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The FAA has grounded Boeing 737 Max 9 aircraft for a second time. The first was after a control system malfunctioned because of a sensor failure, causing the plane to nose-dive into the ground just after takeoff. After 22 months, the aircraft was recertified as airworthy. Recently, a mechanical failure caused a patch in the fuselage to blow out during flight. Fortunately, this plane did not nose-dive into the ground but could land safely. All Max 9 aircraft are being inspected for quality issues again.

W. Edwards Deming, known as the father of the quality movement, defined quality as the product's ability to meet the customer's requirements.

Working for Honeywell in Minneapolis, I was involved in product developments for several Boeing aircraft: new platforms B-757, B-767, B-777 and B-787, and revisions on older designs, including the B-737. Each of these developments involved an intimate relationship between Boeing and Honeywell across multiple levels of organization. At the heart of the work were the customers' requirements. Meeting these drove daily decisions in the project planning.

It was clear, at that time, Honeywell prided itself on meeting and exceeding the customer's requirements. Often, we would include not just the customer, i.e., Boeing, but their customer, i.e., airlines and passengers. It was amazing to me how many scientists in our research center (most having never flown a plane) understood the control issues in operating an aircraft. At times, these researchers had more profound insights than pilots, often delivering prototypes exceeding the safety and comfort needs of the end customer.

Introducing a new aircraft starts five years before it is manufactured. Let me take you through one of these projects. The B-777 was to compete in the marketplace with the McDonnell-Douglas DC-10. It would carry as many passengers and cargo with only two engines instead of three. Operating a plane with two engines is significantly lower-cost than three. To do this, the aircraft needed more lift, which meant the wings must be longer. Longer wings became a marketing issue because if the B-777 were to replace the DC-10, it should use the same airport gate as a DC-10 worldwide. The longer wings could become an obstacle to meeting this requirement. The suggestion to offer a wing fold was put on the drawing board. Also, the reduced availability of engine thrust resulted in the wings having to have more added lift during landing. This was achieved with a leading-edge slat that would be deployed on final approach. Aerodynamic studies showed, however, that if this slat did not deploy properly, the lift would be diminished, and the plane would need to be brought in "hot," at a higher than desired landing speed.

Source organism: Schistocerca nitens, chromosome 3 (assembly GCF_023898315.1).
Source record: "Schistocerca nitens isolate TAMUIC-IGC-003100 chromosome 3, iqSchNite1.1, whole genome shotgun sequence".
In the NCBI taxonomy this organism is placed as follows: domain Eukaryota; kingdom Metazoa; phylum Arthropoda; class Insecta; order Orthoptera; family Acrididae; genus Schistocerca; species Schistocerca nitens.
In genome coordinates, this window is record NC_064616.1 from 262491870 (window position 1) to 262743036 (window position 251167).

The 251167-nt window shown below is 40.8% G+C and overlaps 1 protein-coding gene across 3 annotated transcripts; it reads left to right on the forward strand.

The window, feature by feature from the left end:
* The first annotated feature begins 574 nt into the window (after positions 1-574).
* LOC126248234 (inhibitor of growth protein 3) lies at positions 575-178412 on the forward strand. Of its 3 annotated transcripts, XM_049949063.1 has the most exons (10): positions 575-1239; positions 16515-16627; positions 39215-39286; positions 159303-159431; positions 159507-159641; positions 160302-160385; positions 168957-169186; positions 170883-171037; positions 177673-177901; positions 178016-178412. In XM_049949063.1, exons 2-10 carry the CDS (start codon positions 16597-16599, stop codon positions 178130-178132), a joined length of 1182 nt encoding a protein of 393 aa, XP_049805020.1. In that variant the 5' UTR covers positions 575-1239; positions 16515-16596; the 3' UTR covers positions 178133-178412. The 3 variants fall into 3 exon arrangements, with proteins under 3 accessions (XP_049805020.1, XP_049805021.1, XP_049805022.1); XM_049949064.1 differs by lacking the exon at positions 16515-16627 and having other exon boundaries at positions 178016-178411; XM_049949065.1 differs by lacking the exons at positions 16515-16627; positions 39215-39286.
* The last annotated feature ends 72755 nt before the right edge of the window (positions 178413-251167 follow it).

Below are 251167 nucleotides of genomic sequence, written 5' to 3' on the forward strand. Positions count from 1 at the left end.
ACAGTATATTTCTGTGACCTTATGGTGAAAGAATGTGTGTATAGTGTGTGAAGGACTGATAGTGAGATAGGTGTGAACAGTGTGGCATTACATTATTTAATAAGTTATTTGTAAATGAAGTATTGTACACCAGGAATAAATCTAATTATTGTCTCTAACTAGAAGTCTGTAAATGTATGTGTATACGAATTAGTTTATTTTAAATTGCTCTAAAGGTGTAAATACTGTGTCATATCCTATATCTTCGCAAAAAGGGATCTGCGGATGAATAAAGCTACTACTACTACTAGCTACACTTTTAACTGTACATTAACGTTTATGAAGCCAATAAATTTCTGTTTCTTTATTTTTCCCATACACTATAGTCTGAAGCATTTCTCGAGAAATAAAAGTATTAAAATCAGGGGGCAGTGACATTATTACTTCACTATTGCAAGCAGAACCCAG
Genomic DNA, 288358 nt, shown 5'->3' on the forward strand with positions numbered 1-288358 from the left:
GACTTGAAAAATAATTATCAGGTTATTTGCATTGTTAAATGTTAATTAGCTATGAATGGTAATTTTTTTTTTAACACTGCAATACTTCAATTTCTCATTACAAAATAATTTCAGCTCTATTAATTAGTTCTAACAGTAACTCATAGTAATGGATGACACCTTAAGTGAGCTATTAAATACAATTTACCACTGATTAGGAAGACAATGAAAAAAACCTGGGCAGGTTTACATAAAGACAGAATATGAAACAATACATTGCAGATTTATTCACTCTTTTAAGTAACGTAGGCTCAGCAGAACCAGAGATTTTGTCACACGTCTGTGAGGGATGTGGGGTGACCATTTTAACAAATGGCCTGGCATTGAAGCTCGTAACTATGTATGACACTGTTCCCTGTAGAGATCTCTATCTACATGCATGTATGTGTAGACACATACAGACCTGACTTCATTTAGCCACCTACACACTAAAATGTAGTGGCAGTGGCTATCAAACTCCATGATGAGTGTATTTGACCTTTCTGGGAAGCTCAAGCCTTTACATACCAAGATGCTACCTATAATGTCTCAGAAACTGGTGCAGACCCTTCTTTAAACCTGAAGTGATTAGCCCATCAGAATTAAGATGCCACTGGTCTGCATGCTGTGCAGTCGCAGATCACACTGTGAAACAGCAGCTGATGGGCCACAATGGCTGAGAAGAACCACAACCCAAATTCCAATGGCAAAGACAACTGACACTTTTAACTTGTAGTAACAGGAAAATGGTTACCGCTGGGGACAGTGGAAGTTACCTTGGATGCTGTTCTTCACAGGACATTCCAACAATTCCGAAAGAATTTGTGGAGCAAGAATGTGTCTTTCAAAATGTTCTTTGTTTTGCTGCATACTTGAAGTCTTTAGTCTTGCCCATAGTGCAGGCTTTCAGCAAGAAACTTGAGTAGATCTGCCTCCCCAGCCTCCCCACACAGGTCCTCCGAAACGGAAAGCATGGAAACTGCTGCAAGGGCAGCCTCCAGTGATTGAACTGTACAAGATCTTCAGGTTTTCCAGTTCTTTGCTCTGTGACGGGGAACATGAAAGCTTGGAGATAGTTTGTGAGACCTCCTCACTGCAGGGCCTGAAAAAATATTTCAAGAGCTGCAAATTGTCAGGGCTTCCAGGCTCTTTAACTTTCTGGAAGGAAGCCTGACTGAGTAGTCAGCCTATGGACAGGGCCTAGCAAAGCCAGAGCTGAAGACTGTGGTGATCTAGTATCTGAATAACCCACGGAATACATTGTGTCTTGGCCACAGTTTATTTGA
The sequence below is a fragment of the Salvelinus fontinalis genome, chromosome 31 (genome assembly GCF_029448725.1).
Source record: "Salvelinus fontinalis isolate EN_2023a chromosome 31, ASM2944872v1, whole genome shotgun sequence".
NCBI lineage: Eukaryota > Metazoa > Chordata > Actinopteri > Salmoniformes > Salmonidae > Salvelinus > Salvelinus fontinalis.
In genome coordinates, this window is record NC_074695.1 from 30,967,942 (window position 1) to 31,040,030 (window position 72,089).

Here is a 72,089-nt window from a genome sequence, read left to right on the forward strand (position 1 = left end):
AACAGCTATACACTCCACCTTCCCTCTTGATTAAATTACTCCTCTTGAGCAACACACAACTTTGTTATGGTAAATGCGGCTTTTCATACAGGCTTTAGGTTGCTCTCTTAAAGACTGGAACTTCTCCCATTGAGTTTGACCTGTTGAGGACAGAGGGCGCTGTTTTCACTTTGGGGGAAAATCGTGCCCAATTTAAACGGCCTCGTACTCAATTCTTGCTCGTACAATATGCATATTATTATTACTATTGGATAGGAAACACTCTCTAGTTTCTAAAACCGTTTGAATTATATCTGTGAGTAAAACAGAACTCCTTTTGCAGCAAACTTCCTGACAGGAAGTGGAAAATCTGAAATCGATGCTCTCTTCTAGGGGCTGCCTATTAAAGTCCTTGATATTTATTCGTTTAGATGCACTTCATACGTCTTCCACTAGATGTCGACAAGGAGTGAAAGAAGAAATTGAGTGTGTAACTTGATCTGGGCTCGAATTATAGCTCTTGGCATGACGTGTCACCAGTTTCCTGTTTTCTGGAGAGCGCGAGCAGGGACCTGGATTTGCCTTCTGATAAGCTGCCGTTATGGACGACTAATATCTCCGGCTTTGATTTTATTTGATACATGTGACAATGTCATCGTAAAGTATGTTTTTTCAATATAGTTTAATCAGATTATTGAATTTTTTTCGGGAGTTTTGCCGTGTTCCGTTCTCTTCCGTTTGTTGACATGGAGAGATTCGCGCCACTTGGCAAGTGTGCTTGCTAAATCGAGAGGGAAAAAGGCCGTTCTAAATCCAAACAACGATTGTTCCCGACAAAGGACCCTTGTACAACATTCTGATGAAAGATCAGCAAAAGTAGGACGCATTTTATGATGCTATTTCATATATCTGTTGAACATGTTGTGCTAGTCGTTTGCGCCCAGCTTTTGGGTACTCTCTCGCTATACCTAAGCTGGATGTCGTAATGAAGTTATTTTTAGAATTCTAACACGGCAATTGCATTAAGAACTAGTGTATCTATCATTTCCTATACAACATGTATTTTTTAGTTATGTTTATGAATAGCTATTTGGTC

Boeing engineers asked Honeywell to attend a meeting at their headquarters in Seattle. There were more than 40 people in attendance. Boeing engineers laid out these issues with the longer wings: They needed two fail-safe detection systems. One for determining that a wing fold system would be locked in place and a second for detecting a skew in the deployment of a leading edge slat the length of the inner wing. The extra challenge in the problem was that they could not guarantee the tolerance in the gap between the parts to be sensed. The slat skew sensor was needed to detect a misalignment of less than 0.1 inches, while the gap as the slat was deployed varied from 1 to 3 inches. The sensor has to have the same accuracy over a variation 300 times larger.

I was apprehensive about such a challenge. Not because Boeing engineers could not detail the problem. This was done with accuracy, diligence, confidence and completeness. The two issues they faced were crystal-clear and the requirements defined. They didn't detail the operating range of the environmental conditions these two sensor systems would have to function over or the required reliability for these safety-critical functions. Honeywell well understood what these performance requirements would be.